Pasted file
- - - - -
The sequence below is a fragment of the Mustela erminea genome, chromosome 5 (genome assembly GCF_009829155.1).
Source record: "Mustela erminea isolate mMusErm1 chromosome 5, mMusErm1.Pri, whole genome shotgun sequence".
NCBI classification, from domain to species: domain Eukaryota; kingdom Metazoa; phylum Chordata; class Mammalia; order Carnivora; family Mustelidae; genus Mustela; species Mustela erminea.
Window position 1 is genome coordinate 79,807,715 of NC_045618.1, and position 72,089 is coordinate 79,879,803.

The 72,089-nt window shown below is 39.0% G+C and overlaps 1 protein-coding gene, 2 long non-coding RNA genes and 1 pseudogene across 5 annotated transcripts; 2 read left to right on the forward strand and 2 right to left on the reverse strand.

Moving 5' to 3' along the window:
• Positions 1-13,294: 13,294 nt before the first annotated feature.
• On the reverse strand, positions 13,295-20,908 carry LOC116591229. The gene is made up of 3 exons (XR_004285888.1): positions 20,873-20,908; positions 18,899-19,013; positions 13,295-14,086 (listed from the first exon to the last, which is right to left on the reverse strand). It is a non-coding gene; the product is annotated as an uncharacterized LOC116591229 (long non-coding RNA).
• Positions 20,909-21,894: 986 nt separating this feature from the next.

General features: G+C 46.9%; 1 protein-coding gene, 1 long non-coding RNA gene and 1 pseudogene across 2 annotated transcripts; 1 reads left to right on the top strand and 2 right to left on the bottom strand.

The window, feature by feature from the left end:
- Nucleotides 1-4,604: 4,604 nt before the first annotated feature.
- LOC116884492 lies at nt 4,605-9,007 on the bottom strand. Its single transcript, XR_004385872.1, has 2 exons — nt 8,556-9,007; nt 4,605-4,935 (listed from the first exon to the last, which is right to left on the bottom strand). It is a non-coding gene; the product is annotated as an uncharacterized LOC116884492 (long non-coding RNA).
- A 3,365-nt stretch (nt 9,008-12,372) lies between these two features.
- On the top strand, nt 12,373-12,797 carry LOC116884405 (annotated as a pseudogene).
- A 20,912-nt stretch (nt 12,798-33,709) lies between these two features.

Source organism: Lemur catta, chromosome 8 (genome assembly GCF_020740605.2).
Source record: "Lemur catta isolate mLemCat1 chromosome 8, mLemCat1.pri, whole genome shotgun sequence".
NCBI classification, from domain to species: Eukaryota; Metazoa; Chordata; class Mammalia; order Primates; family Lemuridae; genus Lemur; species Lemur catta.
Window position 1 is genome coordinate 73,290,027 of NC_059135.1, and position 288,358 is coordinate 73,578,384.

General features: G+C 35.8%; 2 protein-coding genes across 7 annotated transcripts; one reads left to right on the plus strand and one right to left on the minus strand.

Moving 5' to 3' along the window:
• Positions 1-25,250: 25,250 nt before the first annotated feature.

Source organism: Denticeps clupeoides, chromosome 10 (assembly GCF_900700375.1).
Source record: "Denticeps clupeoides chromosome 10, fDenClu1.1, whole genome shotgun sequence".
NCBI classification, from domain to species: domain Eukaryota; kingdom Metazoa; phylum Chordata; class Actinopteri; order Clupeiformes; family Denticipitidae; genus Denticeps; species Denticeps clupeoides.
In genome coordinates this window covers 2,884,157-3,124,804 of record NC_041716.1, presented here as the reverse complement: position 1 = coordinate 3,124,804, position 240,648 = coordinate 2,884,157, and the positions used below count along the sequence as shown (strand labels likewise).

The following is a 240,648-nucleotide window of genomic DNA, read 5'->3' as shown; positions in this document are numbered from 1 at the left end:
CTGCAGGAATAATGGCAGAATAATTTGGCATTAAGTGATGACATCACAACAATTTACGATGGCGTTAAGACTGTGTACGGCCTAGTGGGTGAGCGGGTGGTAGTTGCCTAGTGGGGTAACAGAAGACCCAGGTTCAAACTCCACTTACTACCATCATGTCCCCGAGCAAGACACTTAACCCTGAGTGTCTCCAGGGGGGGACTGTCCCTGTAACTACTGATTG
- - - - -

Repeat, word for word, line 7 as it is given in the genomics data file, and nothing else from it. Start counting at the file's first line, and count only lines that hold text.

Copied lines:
• Positions 1-13,294: 13,294 nt before the first annotated feature.